War never changes, and neither do the introductions to the Fallout games. Just like the previous four canonical games, Fallout: New Vegas opens to a haunting look at a damaged society in a post-apocalyptic world followed by Ron Perlman’s deep voice delivering the opening narration. “War – wr never changes,” he begins, immediately sending a chill down the spine of any Fallout fans – and if you’re reading this, you’re surely a Fallout fan. At least one instalment in the legendary saga should reside in the collections of any hardcore gamer; set in a post-apocalyptic future where the world has been devastated by a nuclear war, each game in the series sees players take control of a character, normally born in one of radiation-proofed Vaults underneath America, exploring the wasteland that has formed topside for the very first time. If you played Fallout 3, you’ll be familiar with this setting. New Vegas, on the other hand, puts you in the shoes of the Courier, a package deliverer for the Mojave Express in Nevada already adjusted to life on the surface. After being shot in the head, buried half-alive, discovered by a robot named Victor, and then revived in the town of Goodsprings, the Courier sets out on a quest to track down the dangerous folk who nearly killed him earlier.

The plot isn’t nearly as enrapturing as Fallout 3’s, and the apparent integrity added by Liam Neeson’s voice talent in the previous instalment is no longer relevant as the only Hollywood star here is Matthew Perry in the role of a character that’s anything but friendly. Despite the less interesting story, the Nevada setting and engine changes are vast improvements over the gameplay in Fallout 3. On top of that, New Vegas provides far more interesting and challenging side-quests from the get-go, some of which have some fairly epic conclusions and provide a great time-sink or level grinding platform, not to mention great bonuses. The karma system is now far more diverse; while you can still lose and gain karma for acts deemed evil or good, you can also gain fame and infamy in specific communities, which will affect the way each community perceives you.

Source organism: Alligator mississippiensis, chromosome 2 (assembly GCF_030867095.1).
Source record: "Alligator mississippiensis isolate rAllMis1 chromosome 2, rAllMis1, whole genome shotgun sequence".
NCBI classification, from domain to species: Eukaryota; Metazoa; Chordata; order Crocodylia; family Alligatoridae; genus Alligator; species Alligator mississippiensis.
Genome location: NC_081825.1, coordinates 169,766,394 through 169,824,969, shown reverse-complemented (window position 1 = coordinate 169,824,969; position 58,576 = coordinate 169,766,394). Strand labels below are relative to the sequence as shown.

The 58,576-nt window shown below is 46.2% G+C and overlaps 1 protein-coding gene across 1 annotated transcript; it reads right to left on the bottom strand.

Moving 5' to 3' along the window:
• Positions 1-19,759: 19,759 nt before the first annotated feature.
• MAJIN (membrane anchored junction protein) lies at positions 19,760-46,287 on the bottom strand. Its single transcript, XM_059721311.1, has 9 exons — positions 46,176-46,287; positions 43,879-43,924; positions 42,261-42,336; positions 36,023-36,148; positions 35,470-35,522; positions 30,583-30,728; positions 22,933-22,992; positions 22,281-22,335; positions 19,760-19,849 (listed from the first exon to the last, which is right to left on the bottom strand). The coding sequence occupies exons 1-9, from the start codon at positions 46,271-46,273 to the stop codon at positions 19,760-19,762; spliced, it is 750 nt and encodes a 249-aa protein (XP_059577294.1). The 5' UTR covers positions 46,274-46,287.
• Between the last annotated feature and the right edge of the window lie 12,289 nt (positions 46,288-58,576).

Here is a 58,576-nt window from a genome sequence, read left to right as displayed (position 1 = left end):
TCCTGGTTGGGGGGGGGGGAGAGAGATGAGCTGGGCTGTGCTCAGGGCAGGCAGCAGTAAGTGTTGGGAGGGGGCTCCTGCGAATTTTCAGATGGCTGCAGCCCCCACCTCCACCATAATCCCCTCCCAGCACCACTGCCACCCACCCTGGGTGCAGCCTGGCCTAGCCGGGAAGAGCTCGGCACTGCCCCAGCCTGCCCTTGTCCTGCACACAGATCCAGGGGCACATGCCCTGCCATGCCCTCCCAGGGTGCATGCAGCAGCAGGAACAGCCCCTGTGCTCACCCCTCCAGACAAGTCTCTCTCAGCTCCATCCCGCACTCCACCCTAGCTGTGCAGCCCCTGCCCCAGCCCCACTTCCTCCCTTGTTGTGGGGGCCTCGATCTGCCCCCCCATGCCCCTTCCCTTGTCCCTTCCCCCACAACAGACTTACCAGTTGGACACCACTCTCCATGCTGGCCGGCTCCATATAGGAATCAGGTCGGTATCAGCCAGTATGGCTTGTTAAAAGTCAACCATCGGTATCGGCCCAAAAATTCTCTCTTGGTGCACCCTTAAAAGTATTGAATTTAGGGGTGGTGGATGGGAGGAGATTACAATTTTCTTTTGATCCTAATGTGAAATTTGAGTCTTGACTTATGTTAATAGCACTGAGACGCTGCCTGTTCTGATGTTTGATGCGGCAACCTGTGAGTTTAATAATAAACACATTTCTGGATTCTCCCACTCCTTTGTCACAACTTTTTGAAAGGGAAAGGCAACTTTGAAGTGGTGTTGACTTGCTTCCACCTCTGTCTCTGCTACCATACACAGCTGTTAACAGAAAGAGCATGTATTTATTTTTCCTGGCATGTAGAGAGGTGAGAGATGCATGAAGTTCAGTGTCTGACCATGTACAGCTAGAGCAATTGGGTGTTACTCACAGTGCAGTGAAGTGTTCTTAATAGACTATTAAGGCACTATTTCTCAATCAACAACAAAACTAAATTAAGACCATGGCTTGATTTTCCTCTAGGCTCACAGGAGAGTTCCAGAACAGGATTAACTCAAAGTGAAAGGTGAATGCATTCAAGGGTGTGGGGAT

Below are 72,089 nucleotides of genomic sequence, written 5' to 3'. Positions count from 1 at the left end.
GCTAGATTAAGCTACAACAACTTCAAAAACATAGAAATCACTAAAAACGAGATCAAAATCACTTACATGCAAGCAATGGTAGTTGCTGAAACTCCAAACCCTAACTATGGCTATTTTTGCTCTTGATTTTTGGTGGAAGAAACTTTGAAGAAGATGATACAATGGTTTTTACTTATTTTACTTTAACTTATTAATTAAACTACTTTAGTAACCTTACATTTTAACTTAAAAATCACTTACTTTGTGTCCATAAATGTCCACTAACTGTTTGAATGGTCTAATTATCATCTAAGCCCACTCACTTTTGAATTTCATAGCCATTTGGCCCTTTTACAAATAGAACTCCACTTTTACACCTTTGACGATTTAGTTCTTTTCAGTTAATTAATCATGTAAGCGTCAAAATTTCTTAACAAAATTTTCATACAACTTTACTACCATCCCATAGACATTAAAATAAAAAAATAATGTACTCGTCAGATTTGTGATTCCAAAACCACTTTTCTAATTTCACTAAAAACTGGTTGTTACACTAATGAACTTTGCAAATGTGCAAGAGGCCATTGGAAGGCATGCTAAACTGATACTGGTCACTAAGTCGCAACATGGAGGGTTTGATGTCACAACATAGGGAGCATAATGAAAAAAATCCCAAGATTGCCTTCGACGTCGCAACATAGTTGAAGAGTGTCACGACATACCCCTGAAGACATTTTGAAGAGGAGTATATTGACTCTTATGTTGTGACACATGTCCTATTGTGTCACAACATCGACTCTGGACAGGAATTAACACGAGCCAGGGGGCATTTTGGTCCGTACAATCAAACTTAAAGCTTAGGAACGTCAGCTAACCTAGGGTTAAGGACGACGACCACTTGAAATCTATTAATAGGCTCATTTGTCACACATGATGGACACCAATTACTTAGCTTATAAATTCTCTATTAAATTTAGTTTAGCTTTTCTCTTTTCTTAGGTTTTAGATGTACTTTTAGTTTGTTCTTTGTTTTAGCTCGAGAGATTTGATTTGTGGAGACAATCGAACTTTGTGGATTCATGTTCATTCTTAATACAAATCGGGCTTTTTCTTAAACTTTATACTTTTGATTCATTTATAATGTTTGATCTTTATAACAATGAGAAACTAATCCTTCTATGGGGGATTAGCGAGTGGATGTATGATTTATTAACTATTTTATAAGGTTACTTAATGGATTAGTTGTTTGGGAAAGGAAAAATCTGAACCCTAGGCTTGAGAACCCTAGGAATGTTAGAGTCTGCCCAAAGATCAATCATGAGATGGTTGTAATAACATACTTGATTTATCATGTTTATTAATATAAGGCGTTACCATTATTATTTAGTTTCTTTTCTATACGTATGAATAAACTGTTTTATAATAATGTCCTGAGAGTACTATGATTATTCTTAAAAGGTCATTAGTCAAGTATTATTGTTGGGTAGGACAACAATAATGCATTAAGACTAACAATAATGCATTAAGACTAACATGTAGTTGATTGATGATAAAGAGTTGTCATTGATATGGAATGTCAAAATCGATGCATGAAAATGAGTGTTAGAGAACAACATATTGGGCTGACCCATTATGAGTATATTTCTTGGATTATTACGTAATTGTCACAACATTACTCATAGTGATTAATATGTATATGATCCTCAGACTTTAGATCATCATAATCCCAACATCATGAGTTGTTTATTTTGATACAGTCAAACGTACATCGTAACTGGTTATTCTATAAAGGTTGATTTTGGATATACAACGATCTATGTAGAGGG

This is fairly important, since Nevada is occupied by a number of factions who are all competing to own as much land as possible. Fallout 3’s Brotherhood of Steel is now a minor faction, having been all but eradicated from the west coast, and the most notorious factions are the Great Khans, the New Californian Republic and the Legion; respectively, they’re a group of barbarians tied closely to the plot, a surprisingly Draconian “republic” attempting to control the entire west coast, and an army intent on conquering Nevada while simultaneously playing a far too serious game of Roman dress-up. The faction system is great: the game entirely depends on which factions like you and which don’t, and you’ll occasionally lose the opportunity to carry out entire quests. In fact, it’s nigh impossible to complete every quest in one play-through, not only because of their sheer number, but also because of the large number of dependencies on which some quests rely.

If you happen to stumble upon any dead faction members, however – or perhaps create some dead faction members – you’ll be able to rob them of their clothing and then don it yourself in order to blend in with other members. Your disguise will fool other members of that faction, who’ll act friendly towards you if you’re not figured out by guards or a number of other key figures. It’s more or less the only reason to keep faction-specific apparel in your inventory; some of them are fairly heavy and you can’t even fetch a good price for them if you try and sell them to any of the plentiful travelling merchants.